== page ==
Back on the 14th November, 2019, the SEC (the Securities and Exchange Commission) has approved the use of four new EFT structures for the reason of being able to attract more active managers to the existing EFT markets of the world. These changes and introductions were then initially implemented on 10th December, meaning the time for public hearings against these changes is now over, making the changes official.
Added Transparency? What Changed?
The main change that has happened here with EFTs is to compliment the need for transparency between managers and what EFTs they hold in their portfolios. It has already been an EFT tradition for a long time that the majority of issuers must publish on a daily basis what they contain and the amount of said EFTs.
While a tradition for issuers to follow, this has now become the rules, meaning investors can always know what an issuer holds. While great in some respects, others are not so sold on the changes.
Many active managers have voiced their concerns, claiming that this is a ‘double-edged sword.’ There are concerns that although you know what you own, everybody else within the market will also know what other active managers own, which could increase the risk of front-running and free-riding.
In turn, this has led to the process of some of the most well-known and most renowned active managers avoiding the launch of some EFTs. Typically, these have been the ones that are said to have launched funds in an index-based strategy.
“On the same side of the coin, the active EFTs that have had to give their full disclosures at the end of each and every day, assets surrounding these products have been incredibly slow to build up. The statistics show that around 144 equity EFTs equal around $14 billion in the total number of assets invested. This may seem like a lot, but in reality, it only represents around 0.3% of all the EFTs listed in the US,” shares Tina Paige, a tech writer for Economics Assignment and Oxessays.
Of course, active management has always been more popular when it comes to accounts like fixed-income funds, but even in this niche, the 112 active bond EFTs make up around 1.8% of the total number of assets. As you can see, it’s very slow to build, and currently only represents a small fraction of the total.
“While there’s a lot of fuss being made over the implementation of having to disclose totals, this isn’t all there is to talk about. Non-disclosable EFTs have also been approved by SEC, and the continents of Europe and Asia are expected to follow suit. Frank Koudelka, a global EFT product specialist, spoke in London on the 21st November 2019 to share the news,” explains Sarah Turner, an EFT expert at Assignment Writers and Academized.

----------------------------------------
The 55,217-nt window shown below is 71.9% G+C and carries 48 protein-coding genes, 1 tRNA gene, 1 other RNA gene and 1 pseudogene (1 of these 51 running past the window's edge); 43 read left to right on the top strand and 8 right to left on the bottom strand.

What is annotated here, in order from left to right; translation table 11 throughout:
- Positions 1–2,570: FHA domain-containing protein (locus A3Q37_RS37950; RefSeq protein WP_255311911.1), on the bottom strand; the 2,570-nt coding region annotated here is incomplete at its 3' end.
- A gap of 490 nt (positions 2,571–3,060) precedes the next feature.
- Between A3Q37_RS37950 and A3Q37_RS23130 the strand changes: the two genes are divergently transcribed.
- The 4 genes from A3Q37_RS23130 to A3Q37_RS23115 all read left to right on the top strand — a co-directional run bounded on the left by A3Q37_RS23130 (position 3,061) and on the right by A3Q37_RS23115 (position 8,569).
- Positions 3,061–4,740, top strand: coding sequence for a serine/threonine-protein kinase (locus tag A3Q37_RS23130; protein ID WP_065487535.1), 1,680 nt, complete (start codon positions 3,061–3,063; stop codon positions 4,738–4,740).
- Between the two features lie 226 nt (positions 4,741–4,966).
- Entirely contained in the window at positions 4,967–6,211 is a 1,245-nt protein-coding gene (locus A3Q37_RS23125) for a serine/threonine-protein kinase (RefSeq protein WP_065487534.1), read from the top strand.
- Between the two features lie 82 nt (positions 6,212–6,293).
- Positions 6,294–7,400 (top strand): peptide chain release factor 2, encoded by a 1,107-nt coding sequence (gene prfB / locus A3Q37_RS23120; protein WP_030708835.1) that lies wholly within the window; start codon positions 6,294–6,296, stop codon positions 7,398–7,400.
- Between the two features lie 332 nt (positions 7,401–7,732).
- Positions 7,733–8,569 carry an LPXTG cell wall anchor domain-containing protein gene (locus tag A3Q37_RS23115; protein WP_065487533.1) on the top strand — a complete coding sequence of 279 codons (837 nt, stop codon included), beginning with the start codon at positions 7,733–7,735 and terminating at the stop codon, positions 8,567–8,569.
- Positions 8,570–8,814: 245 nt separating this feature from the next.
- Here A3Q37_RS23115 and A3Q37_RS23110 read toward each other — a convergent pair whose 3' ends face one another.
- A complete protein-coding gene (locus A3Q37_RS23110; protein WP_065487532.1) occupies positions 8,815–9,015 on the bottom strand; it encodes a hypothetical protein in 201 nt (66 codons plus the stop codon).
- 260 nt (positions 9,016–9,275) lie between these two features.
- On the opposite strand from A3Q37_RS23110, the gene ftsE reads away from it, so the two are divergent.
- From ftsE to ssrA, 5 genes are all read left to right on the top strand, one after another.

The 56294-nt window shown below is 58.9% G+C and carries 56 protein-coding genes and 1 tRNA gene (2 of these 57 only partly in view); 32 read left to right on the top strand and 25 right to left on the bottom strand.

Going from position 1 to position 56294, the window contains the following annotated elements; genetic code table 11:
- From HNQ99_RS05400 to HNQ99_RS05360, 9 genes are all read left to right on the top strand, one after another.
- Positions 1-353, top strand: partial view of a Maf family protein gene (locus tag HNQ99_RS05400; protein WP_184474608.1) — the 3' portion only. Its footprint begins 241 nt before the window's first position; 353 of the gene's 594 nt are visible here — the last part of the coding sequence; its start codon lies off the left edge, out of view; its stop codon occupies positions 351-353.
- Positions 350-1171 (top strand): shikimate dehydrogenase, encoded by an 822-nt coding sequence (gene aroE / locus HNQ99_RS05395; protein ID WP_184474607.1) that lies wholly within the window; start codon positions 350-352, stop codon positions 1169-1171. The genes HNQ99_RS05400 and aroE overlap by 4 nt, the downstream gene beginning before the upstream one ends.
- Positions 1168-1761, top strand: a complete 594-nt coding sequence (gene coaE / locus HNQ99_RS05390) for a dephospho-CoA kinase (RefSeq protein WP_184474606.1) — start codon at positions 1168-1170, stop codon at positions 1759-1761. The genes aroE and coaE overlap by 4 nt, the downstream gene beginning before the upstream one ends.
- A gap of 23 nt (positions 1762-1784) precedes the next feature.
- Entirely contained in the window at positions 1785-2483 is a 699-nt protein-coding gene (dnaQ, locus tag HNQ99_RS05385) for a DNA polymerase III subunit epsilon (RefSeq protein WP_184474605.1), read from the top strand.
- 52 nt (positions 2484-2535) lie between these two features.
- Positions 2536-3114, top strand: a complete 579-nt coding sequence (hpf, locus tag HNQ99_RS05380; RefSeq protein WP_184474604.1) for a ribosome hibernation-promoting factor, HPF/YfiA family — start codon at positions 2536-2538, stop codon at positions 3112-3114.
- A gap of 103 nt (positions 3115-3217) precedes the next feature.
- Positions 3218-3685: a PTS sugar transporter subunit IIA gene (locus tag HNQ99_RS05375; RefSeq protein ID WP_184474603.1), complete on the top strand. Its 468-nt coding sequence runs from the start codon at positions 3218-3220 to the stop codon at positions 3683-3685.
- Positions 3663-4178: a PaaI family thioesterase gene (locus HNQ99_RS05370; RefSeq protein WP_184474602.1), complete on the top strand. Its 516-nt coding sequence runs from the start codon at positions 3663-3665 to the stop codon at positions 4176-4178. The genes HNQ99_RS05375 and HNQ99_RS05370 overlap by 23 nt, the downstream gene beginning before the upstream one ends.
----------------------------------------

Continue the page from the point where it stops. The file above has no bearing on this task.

In his talk, he stated that he expects this new kind of ActiveShare to grow as significantly as the transparent EFTs we mentioned before, especially since they have already gathered around $90 billion in assets under current management structures.
He went on to explain that although a lot of active managers have been hesitant about implementing EFTs into their strategies due to the fact, they don’t want to give away what they have, it’s better for everyone to have this semi-transparent option available.
So far, the ActiveShare structure being implemented has already seen the likes of assets managers, including BlackRock, Nationwide, Columbia, American Century, Capital Group, Legg Mason, and several others taking up the helm.
What Does the Future Hold?
The introduction of these various types of EFT means a more diverse market for transactions to take place and should help to provide more opportunities for active managers to diversify their portfolios and make non-binary choices.
Of course, while approved in the US, we’ll need to wait and see whether these changes are reflected across the world, especially in markets throughout Asia and Europe, although these changes are set to take place.
Over the course of the next 18 to 24 months, there’s going to be a lot going on in this industry, and it’s going to be important for anyone interested or involved to keep up to date with the latest trends and regulations. Of course, there are going to be risks, but as the markets grow, this can only mean more opportunities for all.